These are Zipper Cream Peas, a variety of field pea or cowpeas, so called because they were traditionally fed only to the cows. But the cows were laughing all the way to the bank, I suspect. Because they are wonderful. Black-eyed peas have their place in the world, but there are many wonderful varieties of field peas to try and I aim to try as many as I can…for several reasons.
First, beans and peas are neat. They come in an abundant variety of colors and shapes and flavors. They are also one of the last remaining foodstuffs where you can search about for exotics and heirloom varieties and not get poor in the search. We love beans. Dry, canned, presoaked…whatever…we like them. I have favorites and I have not-so-favorites. But, our family is on a minor bean binge right now. Keep the jokes to yourself, thank you.
But they are so good for you, and, onto the second point, they are so darned cheap for the most part. This pot of beans cost about $18 total. And that is an extravagance because I bought pre-soaked peas, and more broth than is strictly necessary. My neighborhood grocery store had three varieties of pre-soaked “grown in Texas” field peas in the vegetable case and I couldn’t pass them up. They are called zipper cream peas because the folks who un-zip them just crack the end and zip the string up the seam and the pod opens up to reveal the zipper peas. I think this type is also called creamer peas, generically, likely because it has a creamy texture. And forgive me if I get lazy with my bean/pea science and use the names interchangeably. Shortcuts.
Third, beans and peas, have a hollowed place in American history and culture. They are tied inextricably to stories of the south, slavery, wars, poverty, migration, agriculture, and socio-economics. But today, they are just dinner. Having a taste for the southern foods, I like these cooked in butter and salt pork for flavor. I also cook them in broth. The potlikker (or soup, given how much I plan into the pot) is simply wonderful.
Because I am calling this “healthy” even with butter and salt pork, I have taken to throwing in a giant handful of chopped kale right at the end of cooking. The kale barely wilts and still has a little bite to it. A few shakes of Tabasco and I am in heaven. It is filling and has the body of a long simmered and loved-on dish. It is a perfect winter dinner. Kale has been around for ages, but given its current star-studded reputation and “it” status amongst greens, I feel like this dish resembles a great-grandmother and a toddler sitting on a park bench talking about ladybugs. These are old style peas cooked in a very traditional way, with a little freshness mixed in. The fact that you throw in the kale at the absolute last minute eliminates any timing issues. I like that. Simple. Simple.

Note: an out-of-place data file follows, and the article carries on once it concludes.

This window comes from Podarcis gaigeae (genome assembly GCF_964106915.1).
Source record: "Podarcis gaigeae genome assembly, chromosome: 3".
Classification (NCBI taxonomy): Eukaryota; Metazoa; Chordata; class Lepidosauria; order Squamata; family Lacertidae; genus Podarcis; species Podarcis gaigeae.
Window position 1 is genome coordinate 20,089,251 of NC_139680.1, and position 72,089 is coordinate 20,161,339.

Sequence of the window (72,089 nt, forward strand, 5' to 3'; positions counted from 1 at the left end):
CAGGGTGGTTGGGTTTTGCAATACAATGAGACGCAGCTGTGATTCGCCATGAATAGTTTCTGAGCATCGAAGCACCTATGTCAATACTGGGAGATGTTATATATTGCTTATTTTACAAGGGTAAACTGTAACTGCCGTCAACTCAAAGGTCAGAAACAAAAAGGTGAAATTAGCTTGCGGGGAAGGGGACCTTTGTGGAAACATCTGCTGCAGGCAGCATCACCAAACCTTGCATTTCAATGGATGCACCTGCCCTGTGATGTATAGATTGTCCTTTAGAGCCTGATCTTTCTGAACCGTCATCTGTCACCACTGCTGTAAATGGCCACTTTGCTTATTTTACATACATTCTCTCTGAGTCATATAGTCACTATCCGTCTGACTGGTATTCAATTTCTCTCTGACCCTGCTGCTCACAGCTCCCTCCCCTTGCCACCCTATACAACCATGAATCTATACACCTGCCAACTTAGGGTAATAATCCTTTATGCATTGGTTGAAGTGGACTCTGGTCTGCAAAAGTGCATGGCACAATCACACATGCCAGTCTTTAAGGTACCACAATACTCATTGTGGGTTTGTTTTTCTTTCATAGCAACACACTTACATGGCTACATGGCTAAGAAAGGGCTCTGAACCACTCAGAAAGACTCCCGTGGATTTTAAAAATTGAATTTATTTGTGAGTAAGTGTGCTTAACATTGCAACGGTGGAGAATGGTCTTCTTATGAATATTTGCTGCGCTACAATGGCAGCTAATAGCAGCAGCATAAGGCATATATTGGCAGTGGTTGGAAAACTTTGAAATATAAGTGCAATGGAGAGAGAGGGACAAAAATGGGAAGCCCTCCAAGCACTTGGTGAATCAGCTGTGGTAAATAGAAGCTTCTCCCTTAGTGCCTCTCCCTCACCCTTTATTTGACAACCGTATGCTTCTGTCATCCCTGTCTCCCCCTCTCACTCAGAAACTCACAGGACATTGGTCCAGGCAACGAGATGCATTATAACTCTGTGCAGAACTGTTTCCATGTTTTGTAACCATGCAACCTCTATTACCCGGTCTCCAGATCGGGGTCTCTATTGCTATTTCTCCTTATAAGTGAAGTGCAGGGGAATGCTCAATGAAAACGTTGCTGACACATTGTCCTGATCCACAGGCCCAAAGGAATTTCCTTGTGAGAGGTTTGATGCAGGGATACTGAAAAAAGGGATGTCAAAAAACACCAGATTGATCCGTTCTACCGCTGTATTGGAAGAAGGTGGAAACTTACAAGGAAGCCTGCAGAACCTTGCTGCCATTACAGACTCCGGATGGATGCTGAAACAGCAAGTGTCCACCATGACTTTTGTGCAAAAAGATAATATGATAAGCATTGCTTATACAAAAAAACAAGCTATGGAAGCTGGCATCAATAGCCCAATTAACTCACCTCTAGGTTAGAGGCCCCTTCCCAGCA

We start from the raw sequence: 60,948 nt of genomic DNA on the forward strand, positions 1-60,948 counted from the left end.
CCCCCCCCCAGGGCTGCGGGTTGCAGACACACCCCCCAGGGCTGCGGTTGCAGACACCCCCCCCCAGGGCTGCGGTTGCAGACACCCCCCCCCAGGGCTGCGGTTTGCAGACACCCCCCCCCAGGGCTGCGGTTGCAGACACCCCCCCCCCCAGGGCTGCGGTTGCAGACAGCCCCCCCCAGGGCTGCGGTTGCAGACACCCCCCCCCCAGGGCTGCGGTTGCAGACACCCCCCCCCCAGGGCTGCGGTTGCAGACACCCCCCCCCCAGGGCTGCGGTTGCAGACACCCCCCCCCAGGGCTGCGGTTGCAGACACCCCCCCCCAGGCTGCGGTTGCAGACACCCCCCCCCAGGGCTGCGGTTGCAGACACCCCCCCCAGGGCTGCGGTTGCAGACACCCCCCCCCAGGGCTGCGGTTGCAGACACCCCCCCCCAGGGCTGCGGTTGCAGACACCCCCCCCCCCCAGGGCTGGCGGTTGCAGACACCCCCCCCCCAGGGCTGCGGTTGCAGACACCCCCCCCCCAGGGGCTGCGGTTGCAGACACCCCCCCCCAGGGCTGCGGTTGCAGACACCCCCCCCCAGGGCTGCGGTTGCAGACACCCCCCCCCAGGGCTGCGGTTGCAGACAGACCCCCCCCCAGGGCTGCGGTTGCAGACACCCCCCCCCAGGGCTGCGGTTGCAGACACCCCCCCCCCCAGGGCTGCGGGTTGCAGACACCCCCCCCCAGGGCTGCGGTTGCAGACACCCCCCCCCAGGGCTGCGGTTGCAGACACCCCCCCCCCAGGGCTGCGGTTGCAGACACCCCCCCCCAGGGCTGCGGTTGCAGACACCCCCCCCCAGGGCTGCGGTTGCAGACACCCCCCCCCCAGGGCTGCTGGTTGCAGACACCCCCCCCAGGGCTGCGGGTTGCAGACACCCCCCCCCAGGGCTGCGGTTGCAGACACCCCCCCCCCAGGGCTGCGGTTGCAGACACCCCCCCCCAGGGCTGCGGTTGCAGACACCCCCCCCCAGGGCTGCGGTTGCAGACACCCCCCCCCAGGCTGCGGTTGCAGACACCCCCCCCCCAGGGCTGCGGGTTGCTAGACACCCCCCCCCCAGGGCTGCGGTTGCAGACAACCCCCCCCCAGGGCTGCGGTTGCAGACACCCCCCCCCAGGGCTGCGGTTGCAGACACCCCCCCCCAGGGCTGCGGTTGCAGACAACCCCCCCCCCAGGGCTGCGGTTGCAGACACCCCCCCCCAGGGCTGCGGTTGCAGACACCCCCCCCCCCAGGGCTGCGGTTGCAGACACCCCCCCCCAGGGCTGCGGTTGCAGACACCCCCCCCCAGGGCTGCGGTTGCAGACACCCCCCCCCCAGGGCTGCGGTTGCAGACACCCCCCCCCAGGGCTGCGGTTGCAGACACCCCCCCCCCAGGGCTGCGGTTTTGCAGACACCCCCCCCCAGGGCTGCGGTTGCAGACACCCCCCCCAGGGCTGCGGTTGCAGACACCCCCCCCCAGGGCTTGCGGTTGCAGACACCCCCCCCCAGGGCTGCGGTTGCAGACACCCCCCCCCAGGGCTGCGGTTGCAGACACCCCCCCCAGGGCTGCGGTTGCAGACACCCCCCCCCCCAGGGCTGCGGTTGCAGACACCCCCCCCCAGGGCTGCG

If you can’t find (or find silly the notion of) pre-soaked beans, find some dried and soak them overnight in salted water. Or, throw them in a pot un-soaked and plan for a longer cooking time. Field peas are also a great farmers market find. You can find a local variety and get them fresh. Beans are done when they are done, so whatever the variety or type you choose, don’t be in a rush about it and just simmer them ’til they are happy. Bean lore and opinion run rampant…fascinating stuff really…about when to salt and when to soak and when to brine. There are also major variables like the age of the dried beans or peas you choose and the minerals in your tap water that truly do affect the toughness and cooking time of beans and peas. I just cook mine ‘til they are done. I may have to try the brining notion since I soak anyway, for other dried beans. But honestly, cook them ‘til they are done or ‘til you can’t stand it any longer and move on down the road. Besides which, since I start my beans with salt pork whenever possible, it sort of throws off any experiment about salt timing. And, I don’t see me giving up the salt pork any time soon. So, I’m just not engaging in the “when to salt” summit. But see the end of the post for some great links on that topic and some great posts about field pea history. And feel free to comment with your wisdom on cooking beans. The more ideas, the better.
|Zipper Cream Peas and Wilted Kale|| |
- 2 tablespoons unsalted butter
- 2 ounces salt pork, diced
- 1 medium yellow onion, diced
- 3 (15 ounce) cans of low sodium chicken broth (4 cans for more liquid)
- 24 ounces pre-soaked creamer peas
- 2 to 3 packed cups chopped kale
- ¼ teaspoon salt
- Place the butter in a heavy stock pot and allow it to melt on low to medium-low heat. Add the chopped salt pork to the butter and allow the pork fat to render slowly for at least 5 minutes. If the pork is browning quickly, reduce the heat.
- Increase the heat to medium and add the chopped onions. Saute the onions with the butter and salt pork until the onions are translucent and beginning to turn golden, about five minutes. Add the chicken broth and bring to a simmer. Add the creamer peas and cook until the peas and liquid begins to bubble again. Reduce the heat to medium low and allow the peas to simmer until they are softened to your liking, about 1 to 1½ hours. Add the salt.
- When the peas are thoroughly cooked, turn off the heat and add the chopped kale to the peas. Stir the kale into the hot liquid and allow the kale to wilt slightly.
- Serve in bowls, accompanied by hot sauce.
If you start with dried beans and soak them yourself, you will need fewer beans to start with. But given that I don’t know the equivalent amount of dried creamer peas, I’m just going to advise you to buy a few extra cans of broth or add a little water if you end up with too many soaked beans. Leftovers are great, of course.
Eatocracy: Summer Foods, Butter Beans and Field Peas
And if you want to look into ordering some cool beans: